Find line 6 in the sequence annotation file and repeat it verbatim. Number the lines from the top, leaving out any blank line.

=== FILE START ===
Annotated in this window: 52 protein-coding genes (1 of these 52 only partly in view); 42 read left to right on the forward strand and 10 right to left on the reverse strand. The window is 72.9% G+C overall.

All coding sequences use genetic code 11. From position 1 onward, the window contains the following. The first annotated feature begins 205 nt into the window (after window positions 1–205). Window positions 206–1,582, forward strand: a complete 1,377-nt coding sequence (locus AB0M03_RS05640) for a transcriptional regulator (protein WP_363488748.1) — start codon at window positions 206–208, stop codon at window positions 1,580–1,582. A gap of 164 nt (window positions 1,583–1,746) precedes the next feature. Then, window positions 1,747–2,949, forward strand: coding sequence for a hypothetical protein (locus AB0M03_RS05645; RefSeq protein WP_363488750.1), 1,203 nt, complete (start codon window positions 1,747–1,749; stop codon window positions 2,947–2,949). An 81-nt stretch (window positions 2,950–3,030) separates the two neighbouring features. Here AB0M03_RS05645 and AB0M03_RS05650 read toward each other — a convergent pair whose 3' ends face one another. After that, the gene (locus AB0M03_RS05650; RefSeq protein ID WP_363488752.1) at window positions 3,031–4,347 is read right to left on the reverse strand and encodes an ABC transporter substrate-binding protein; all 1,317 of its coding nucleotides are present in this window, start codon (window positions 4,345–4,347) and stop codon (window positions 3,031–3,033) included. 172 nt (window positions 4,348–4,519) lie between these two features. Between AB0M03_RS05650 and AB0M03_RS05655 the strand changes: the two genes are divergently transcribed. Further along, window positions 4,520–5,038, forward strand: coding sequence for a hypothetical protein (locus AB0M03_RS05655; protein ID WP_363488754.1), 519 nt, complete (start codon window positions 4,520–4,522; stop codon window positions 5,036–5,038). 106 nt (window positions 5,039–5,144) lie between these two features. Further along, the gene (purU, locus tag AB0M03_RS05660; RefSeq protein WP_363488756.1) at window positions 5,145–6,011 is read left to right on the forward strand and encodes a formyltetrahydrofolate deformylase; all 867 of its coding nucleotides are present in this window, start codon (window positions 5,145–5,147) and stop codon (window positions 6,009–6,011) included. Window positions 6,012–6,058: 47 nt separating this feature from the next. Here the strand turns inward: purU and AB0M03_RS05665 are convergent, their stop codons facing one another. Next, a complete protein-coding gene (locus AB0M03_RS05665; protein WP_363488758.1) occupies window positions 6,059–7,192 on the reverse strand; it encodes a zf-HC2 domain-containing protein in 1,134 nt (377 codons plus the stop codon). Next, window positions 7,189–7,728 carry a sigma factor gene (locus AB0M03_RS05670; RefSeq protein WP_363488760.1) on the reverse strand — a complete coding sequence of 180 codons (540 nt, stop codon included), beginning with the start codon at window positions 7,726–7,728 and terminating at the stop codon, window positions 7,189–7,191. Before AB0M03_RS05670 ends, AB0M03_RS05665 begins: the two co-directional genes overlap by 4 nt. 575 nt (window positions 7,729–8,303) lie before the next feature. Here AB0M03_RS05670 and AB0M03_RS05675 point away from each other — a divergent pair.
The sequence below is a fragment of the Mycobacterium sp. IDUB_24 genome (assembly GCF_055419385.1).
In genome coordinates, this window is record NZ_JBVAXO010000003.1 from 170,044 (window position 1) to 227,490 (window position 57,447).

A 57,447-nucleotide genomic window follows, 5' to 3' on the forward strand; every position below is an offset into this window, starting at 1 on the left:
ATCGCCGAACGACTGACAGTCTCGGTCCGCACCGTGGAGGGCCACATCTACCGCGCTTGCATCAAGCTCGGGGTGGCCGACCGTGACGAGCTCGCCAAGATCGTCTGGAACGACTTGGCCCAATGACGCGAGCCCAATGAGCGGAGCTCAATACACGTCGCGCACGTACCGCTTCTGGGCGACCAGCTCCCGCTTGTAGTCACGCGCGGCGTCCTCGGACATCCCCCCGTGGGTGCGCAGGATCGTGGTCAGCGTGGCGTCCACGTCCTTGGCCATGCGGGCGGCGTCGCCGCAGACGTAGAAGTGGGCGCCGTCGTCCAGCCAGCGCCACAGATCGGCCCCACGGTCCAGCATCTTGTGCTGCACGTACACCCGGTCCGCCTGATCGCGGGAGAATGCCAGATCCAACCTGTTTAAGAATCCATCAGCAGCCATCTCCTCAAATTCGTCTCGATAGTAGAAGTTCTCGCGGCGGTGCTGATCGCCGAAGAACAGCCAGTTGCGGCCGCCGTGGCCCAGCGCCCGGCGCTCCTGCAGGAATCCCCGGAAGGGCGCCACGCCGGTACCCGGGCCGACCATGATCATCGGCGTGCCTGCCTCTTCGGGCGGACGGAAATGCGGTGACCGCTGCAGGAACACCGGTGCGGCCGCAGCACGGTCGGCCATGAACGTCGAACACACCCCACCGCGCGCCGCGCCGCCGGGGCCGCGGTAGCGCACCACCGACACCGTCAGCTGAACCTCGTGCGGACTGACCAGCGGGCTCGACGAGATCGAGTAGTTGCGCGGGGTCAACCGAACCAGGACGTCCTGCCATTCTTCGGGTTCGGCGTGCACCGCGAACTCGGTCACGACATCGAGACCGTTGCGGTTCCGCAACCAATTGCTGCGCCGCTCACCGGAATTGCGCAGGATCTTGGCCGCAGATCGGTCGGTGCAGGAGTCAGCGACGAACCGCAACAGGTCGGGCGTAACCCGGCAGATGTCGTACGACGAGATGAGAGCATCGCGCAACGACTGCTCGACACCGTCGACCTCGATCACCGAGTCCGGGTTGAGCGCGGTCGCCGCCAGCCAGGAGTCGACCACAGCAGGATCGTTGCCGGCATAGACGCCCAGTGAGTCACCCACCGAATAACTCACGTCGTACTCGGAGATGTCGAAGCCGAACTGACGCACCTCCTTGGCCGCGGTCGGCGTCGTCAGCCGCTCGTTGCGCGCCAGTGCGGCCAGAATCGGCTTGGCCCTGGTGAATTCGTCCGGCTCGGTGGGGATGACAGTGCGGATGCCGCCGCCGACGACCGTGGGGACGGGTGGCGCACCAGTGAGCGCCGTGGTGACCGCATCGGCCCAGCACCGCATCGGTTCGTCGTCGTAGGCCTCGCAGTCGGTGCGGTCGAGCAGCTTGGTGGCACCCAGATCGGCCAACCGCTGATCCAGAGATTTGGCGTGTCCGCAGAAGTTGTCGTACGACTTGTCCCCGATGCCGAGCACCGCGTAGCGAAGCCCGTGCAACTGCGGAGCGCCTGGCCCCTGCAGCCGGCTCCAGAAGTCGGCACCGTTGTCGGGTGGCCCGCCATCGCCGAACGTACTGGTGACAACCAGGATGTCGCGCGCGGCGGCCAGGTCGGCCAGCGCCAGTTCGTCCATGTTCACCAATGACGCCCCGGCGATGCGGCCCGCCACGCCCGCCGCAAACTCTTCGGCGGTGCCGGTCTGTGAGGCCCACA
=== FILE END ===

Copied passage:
ATCGCCGAACGACTGACAGTCTCGGTCCGCACCGTGGAGGGCCACATCTACCGCGCTTGCATCAAGCTCGGGGTGGCCGACCGTGACGAGCTCGCCAAGATCGTCTGGAACGACTTGGCCCAATGACGCGAGCCCAATGAGCGGAGCTCAATACACGTCGCGCACGTACCGCTTCTGGGCGACCAGCTCCCGCTTGTAGTCACGCGCGGCGTCCTCGGACATCCCCCCGTGGGTGCGCAGGATCGTGGTCAGCGTGGCGTCCACGTCCTTGGCCATGCGGGCGGCGTCGCCGCAGACGTAGAAGTGGGCGCCGTCGTCCAGCCAGCGCCACAGATCGGCCCCACGGTCCAGCATCTTGTGCTGCACGTACACCCGGTCCGCCTGATCGCGGGAGAATGCCAGATCCAACCTGTTTAAGAATCCATCAGCAGCCATCTCCTCAAATTCGTCTCGATAGTAGAAGTTCTCGCGGCGGTGCTGATCGCCGAAGAACAGCCAGTTGCGGCCGCCGTGGCCCAGCGCCCGGCGCTCCTGCAGGAATCCCCGGAAGGGCGCCACGCCGGTACCCGGGCCGACCATGATCATCGGCGTGCCTGCCTCTTCGGGCGGACGGAAATGCGGTGACCGCTGCAGGAACACCGGTGCGGCCGCAGCACGGTCGGCCATGAACGTCGAACACACCCCACCGCGCGCCGCGCCGCCGGGGCCGCGGTAGCGCACCACCGACACCGTCAGCTGAACCTCGTGCGGACTGACCAGCGGGCTCGACGAGATCGAGTAGTTGCGCGGGGTCAACCGAACCAGGACGTCCTGCCATTCTTCGGGTTCGGCGTGCACCGCGAACTCGGTCACGACATCGAGACCGTTGCGGTTCCGCAACCAATTGCTGCGCCGCTCACCGGAATTGCGCAGGATCTTGGCCGCAGATCGGTCGGTGCAGGAGTCAGCGACGAACCGCAACAGGTCGGGCGTAACCCGGCAGATGTCGTACGACGAGATGAGAGCATCGCGCAACGACTGCTCGACACCGTCGACCTCGATCACCGAGTCCGGGTTGAGCGCGGTCGCCGCCAGCCAGGAGTCGACCACAGCAGGATCGTTGCCGGCATAGACGCCCAGTGAGTCACCCACCGAATAACTCACGTCGTACTCGGAGATGTCGAAGCCGAACTGACGCACCTCCTTGGCCGCGGTCGGCGTCGTCAGCCGCTCGTTGCGCGCCAGTGCGGCCAGAATCGGCTTGGCCCTGGTGAATTCGTCCGGCTCGGTGGGGATGACAGTGCGGATGCCGCCGCCGACGACCGTGGGGACGGGTGGCGCACCAGTGAGCGCCGTGGTGACCGCATCGGCCCAGCACCGCATCGGTTCGTCGTCGTAGGCCTCGCAGTCGGTGCGGTCGAGCAGCTTGGTGGCACCCAGATCGGCCAACCGCTGATCCAGAGATTTGGCGTGTCCGCAGAAGTTGTCGTACGACTTGTCCCCGATGCCGAGCACCGCGTAGCGAAGCCCGTGCAACTGCGGAGCGCCTGGCCCCTGCAGCCGGCTCCAGAAGTCGGCACCGTTGTCGGGTGGCCCGCCATCGCCGAACGTACTGGTGACAACCAGGATGTCGCGCGCGGCGGCCAGGTCGGCCAGCGCCAGTTCGTCCATGTTCACCAATGACGCCCCGGCGATGCGGCCCGCCACGCCCGCCGCAAACTCTTCGGCGGTGCCGGTCTGTGAGGCCCACA